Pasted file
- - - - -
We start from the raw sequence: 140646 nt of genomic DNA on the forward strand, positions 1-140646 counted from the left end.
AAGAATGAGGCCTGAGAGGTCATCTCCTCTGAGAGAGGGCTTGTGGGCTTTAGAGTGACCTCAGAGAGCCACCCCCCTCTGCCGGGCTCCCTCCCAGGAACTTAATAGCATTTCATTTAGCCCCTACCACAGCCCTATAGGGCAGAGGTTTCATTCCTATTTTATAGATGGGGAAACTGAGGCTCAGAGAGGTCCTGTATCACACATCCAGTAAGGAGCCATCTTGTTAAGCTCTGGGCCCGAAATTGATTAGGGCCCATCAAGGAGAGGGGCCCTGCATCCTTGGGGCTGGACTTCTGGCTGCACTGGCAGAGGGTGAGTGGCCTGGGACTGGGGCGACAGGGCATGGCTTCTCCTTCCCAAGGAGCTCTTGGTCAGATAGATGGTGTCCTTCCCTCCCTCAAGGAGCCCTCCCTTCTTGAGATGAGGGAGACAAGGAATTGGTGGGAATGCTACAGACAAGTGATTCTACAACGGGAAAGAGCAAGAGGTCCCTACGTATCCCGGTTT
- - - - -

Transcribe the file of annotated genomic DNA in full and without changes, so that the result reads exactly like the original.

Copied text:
We start from the raw sequence: 140646 nt of genomic DNA on the forward strand, positions 1-140646 counted from the left end.
AAGAATGAGGCCTGAGAGGTCATCTCCTCTGAGAGAGGGCTTGTGGGCTTTAGAGTGACCTCAGAGAGCCACCCCCCTCTGCCGGGCTCCCTCCCAGGAACTTAATAGCATTTCATTTAGCCCCTACCACAGCCCTATAGGGCAGAGGTTTCATTCCTATTTTATAGATGGGGAAACTGAGGCTCAGAGAGGTCCTGTATCACACATCCAGTAAGGAGCCATCTTGTTAAGCTCTGGGCCCGAAATTGATTAGGGCCCATCAAGGAGAGGGGCCCTGCATCCTTGGGGCTGGACTTCTGGCTGCACTGGCAGAGGGTGAGTGGCCTGGGACTGGGGCGACAGGGCATGGCTTCTCCTTCCCAAGGAGCTCTTGGTCAGATAGATGGTGTCCTTCCCTCCCTCAAGGAGCCCTCCCTTCTTGAGATGAGGGAGACAAGGAATTGGTGGGAATGCTACAGACAAGTGATTCTACAACGGGAAAGAGCAAGAGGTCCCTACGTATCCCGGTTT